Champs bringing gold buckles back to Panhandle

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GUYMON, Okla. – The Oklahoma Panhandle has a legacy of rodeo greatness.

The history grew a little stronger in 2011, and the 80th annual Guymon Pioneer Days Rodeo is just one of the beneficiaries. You see, heeler Jhett Johnson and saddle bronc rider Taos Muncy won world championships in their respective disciplines. They’re just two great cowboys with ties to the region who are expected to return to the annual rodeo, set for 7:30 p.m. Friday, May 4; 2 and 7:30 p.m. Saturday, May 5; and 2 p.m. Sunday, May 6, at Henry C. Hitch Pioneer Arena.

Taos Muncy
Taos Muncy

“That’s always a really good rodeo and one that’s tough to win,” said Muncy, who won his first world championship in 2007, the same year in which he earned the College National Finals Rodeo saddle bronc riding title while competing at Oklahoma Panhandle State University.

“I always enjoy going back. You get to see a bunch of people you know, and it’s a lot of fun.”

Of course, it helps to do well, which is something both Muncy and Johnson have done in Guymon over the years. Last May, Muncy finished second in bronc riding, earning $2,089; Johnson and his partner, Turtle Powell, placed in two of three go-rounds and finished seventh in the average. In all, they earned $3,170.

It all adds up. In rodeo, the contestants with the most money won in each event at the conclusion of the season are crowned world champions.

“It means everything,” said Johnson, who graduated from Panhandle State with a degree in psychology. “It means I rodeoed this long, and it wasn’t for nothing.”

Jhett Johnson
Jhett Johnson

Although Muncy and Johnson are separated by specialties and 16 years, the ties that bind them are in Texas County, Okla., and in Montana Silversmiths gold buckles. Muncy earned the lion’s share of last year’s earnings through the rigors of the rodeo season. Still, he pocketed $94,471 at the Wrangler National Finals Rodeo, where he finished second in the average race and placed in six go-rounds, including a win on the seventh night of the 10-day competition.

“The world title means everything,” Muncy, 24, of Corona, N.M. “For everyone going down the road, that’s their goal. I had a real good Fourth (of July), and from then on, I just stayed pretty consistent. I was drawing the right horses at the right time. That helps. I drew really good horses all year.”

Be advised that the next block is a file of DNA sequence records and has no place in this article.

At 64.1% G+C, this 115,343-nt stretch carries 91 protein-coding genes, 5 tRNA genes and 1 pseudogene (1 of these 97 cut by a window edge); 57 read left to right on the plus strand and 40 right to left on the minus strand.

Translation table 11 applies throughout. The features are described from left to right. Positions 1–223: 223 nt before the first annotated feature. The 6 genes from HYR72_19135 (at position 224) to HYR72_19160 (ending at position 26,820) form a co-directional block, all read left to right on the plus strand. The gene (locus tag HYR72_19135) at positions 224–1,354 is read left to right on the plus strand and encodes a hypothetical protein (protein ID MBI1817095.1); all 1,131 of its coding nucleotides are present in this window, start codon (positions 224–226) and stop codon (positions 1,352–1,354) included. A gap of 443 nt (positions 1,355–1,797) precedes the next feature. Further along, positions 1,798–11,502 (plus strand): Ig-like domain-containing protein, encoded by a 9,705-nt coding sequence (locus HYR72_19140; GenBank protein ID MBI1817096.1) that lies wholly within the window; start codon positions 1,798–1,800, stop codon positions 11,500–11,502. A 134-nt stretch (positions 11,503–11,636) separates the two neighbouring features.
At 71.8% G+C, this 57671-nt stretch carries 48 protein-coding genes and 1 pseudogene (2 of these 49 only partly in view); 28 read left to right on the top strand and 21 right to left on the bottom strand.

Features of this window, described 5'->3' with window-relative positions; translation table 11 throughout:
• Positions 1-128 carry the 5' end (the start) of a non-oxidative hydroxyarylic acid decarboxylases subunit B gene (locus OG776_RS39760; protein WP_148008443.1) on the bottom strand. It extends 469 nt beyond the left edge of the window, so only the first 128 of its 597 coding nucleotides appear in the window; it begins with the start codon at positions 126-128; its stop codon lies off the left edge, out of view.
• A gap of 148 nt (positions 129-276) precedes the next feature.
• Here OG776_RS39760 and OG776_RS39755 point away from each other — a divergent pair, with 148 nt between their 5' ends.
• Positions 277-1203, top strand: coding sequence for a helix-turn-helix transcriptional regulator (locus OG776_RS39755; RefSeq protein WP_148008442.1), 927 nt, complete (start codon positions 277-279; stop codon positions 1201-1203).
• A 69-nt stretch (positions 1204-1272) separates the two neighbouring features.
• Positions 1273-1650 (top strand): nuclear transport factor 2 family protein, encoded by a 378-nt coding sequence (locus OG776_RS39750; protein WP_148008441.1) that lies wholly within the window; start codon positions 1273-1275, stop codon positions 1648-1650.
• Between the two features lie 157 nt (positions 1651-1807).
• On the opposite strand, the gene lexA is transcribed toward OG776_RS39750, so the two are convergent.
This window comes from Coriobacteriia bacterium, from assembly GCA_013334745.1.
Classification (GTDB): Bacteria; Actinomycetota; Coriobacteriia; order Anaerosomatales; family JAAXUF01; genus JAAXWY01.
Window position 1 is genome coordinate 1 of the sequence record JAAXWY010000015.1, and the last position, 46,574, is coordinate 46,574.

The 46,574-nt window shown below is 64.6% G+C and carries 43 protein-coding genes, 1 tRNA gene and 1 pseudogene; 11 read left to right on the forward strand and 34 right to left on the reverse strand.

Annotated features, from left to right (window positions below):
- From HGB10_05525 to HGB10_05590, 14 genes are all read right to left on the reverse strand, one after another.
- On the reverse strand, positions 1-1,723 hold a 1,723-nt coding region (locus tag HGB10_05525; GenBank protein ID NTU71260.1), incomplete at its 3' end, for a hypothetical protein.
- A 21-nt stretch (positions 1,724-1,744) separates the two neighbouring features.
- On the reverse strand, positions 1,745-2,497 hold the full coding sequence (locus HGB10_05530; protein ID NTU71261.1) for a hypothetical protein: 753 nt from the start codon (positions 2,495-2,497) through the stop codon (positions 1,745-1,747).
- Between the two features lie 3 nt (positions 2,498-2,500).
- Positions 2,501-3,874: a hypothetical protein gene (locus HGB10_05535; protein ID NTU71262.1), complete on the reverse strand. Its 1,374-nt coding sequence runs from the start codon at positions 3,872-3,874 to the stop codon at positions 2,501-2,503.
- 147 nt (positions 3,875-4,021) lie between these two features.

Johnson finished the 2011 campaign with $197,112, but $125,625 was earned this past December in the Nevada desert.

“It’s just one more fairy tale deal,” said Johnson, 40, of Casper, Wyo. “Like I told some guys earlier, it’s a private club that only Turtle and I are in.

“There is one world champion team ropers, and it’s me and Turtle. I’m champ of the world from now on.”

Actually, Johnson and Muncy bring the 12th and 13th gold buckles back to the region once known as No Man’s Land. It also marks the third straight year that cowboys who were part of the Panhandle State rodeo team have won gold buckles: Rocky Patterson won the 2009 and 2010 steer roping world championships. Other world titlists are bronc riders Robert Etbauer (2), Billy Etbauer (5), Tom Reeves and Jeffrey Willert.

Of course, Muncy joins the Etbauer brothers and Patterson as a cowboy who owns multiple gold buckles.

“That kid’s got a boatload of talent,” said Craig Latham, the Panhandle State rodeo coach who qualified for the NFR nine times. “He’s got all the ability in the world and the right mindset. If you’ve got the talent and the mindset, you can go a long ways.”

Having a hunger for competition is always helpful. Johnson has been part of the Professional Rodeo Cowboys Association since 1992, and he knows that being on the road chasing his dreams has meant taking time away from his family.

“It ain’t time to quit; I’ll never quit,” Johnson said. “But I’d like to spend more time with my boys. If you want to go out on top, I guess I this is top.”

Muncy is just in his sixth season on ProRodeo, but he’s proven his talent over and over again. His plan is to continue to compete at an elite level.

“I try to have as much fun as possible,” he said. “If you’re not having any fun doing it, then you might as well stay home.”


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